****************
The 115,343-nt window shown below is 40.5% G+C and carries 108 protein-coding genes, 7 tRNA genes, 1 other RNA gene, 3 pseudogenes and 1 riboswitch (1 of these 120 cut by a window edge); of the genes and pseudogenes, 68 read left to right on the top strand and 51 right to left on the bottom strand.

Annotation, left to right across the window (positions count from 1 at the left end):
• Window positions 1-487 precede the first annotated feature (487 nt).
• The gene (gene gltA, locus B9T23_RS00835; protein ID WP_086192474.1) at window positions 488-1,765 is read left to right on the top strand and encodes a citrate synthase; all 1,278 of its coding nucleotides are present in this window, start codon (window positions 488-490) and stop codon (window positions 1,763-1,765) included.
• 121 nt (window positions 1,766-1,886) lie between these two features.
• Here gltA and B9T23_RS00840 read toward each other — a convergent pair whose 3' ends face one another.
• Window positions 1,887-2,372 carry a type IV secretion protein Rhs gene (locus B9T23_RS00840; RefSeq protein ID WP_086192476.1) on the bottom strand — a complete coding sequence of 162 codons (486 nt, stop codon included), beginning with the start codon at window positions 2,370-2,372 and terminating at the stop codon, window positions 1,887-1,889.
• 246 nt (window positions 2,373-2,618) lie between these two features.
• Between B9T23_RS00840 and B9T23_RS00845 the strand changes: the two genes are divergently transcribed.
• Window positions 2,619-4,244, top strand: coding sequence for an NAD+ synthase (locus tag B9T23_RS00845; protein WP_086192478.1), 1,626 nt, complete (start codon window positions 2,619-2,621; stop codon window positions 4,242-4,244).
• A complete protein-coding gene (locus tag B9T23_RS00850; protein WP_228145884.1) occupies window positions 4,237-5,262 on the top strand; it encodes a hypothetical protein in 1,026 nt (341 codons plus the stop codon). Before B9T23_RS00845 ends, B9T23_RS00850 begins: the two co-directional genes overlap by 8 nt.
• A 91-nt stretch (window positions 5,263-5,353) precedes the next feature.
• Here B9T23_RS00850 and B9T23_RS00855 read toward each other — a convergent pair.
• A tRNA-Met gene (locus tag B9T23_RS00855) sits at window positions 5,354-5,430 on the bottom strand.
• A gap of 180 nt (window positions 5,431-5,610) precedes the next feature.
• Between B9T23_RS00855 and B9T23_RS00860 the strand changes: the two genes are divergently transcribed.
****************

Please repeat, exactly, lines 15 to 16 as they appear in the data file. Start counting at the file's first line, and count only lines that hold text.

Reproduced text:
• A gap of 180 nt (window positions 5,431-5,610) precedes the next feature.
• Between B9T23_RS00855 and B9T23_RS00860 the strand changes: the two genes are divergently transcribed.